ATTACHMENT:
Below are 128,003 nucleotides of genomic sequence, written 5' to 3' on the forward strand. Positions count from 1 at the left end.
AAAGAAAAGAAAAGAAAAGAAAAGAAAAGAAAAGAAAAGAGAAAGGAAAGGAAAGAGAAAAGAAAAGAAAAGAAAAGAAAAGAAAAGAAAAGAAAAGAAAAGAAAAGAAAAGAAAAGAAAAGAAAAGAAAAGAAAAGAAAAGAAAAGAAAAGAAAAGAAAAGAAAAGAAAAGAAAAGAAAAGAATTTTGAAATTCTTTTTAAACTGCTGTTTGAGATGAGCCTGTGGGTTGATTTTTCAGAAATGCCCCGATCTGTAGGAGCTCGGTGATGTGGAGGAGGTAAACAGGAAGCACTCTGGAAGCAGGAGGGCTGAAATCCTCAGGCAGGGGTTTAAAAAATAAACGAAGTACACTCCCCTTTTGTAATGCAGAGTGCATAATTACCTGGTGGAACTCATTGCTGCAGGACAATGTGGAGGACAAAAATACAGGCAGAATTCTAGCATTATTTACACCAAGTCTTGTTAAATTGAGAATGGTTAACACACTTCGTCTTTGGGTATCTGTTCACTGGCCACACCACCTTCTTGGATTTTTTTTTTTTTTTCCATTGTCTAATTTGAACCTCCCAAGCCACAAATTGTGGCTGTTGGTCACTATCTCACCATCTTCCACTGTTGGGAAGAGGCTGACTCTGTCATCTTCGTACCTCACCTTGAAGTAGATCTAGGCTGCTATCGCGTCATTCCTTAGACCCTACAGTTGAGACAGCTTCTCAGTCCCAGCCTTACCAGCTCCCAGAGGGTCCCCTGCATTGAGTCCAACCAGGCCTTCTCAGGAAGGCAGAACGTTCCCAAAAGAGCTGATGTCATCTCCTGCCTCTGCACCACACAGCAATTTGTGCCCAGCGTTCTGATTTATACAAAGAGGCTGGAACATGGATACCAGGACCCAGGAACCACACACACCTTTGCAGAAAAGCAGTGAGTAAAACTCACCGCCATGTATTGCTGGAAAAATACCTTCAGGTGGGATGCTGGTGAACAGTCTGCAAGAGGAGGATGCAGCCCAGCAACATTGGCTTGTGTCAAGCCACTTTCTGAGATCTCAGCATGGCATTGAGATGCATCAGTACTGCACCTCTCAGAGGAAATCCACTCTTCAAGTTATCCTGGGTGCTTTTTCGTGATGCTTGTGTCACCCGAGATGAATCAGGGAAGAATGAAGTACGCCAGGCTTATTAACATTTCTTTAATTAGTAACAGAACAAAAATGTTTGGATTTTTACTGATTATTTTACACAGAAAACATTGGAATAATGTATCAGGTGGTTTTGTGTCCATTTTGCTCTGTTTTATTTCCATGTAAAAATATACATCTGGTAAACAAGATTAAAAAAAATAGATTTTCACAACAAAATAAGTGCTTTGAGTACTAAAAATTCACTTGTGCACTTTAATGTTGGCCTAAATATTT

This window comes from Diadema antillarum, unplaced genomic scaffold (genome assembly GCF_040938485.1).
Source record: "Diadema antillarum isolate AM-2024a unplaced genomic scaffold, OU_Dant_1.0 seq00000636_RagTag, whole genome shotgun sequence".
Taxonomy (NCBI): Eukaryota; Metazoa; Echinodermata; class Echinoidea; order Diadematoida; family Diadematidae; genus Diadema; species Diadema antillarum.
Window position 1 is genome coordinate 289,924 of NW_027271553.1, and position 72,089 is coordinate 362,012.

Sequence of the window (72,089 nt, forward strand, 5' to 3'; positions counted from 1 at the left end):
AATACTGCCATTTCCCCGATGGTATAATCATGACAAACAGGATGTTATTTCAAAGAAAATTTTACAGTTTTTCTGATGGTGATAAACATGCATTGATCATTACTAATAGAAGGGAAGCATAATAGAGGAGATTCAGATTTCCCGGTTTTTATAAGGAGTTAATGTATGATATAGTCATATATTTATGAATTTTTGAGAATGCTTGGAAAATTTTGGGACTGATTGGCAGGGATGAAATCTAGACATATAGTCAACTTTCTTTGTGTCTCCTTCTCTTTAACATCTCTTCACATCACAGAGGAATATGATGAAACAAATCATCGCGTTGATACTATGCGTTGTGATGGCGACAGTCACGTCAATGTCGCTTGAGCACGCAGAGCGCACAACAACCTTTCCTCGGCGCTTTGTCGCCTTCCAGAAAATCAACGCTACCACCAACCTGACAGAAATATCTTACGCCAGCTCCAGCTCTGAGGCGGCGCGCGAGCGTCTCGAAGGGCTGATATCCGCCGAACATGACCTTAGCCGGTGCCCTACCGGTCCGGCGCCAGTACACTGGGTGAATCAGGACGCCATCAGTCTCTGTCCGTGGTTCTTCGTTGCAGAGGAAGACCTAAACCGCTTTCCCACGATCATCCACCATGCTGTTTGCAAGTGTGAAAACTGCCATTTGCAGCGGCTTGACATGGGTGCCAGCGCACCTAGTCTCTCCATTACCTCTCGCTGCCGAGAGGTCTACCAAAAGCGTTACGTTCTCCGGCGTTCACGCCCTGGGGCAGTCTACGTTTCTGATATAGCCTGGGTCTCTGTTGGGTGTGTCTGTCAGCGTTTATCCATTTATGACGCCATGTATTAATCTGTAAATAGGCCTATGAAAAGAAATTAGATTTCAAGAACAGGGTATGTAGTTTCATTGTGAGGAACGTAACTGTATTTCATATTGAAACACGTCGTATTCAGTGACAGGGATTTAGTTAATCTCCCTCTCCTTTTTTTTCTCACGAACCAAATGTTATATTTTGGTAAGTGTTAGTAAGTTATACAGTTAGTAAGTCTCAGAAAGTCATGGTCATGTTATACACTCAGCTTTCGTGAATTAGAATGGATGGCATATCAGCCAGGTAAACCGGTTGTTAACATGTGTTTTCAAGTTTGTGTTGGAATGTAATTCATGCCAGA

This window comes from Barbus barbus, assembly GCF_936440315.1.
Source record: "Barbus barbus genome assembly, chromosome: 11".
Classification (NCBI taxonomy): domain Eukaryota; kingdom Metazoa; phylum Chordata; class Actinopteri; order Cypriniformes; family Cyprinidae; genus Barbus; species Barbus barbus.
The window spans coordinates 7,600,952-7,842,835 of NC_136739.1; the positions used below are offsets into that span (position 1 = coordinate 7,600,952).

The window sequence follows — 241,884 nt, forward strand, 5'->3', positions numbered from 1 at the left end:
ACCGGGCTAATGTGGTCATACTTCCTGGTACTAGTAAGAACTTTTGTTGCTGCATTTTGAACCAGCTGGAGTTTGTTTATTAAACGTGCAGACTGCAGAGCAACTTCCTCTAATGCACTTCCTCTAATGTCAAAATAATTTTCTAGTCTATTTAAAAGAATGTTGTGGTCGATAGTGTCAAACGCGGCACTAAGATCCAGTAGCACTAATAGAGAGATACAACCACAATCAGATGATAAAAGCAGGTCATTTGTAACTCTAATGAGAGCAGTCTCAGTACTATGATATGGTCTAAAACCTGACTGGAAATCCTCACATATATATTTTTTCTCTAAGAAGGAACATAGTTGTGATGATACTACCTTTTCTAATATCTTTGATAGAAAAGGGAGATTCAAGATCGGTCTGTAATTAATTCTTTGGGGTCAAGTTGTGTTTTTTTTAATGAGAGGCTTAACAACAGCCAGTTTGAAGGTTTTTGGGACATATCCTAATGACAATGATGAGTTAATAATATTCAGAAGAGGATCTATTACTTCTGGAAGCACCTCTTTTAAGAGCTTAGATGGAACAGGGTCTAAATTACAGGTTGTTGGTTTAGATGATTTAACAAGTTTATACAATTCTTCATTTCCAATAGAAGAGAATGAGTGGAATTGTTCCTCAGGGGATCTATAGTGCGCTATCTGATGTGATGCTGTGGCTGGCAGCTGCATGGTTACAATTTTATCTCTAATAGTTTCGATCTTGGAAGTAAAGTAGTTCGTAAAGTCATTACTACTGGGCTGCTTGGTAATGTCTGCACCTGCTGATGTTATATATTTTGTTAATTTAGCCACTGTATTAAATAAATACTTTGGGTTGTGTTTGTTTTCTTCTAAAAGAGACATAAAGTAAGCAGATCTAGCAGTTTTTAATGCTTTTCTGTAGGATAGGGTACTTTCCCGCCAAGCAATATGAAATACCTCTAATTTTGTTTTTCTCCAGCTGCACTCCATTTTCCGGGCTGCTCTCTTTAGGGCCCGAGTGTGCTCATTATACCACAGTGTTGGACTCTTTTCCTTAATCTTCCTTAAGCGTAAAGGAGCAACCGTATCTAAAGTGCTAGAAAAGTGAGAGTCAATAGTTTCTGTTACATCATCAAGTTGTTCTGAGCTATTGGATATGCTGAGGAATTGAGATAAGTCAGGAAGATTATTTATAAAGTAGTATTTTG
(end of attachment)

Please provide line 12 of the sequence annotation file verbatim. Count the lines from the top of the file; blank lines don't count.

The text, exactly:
The window spans coordinates 7,600,952-7,842,835 of NC_136739.1; the positions used below are offsets into that span (position 1 = coordinate 7,600,952).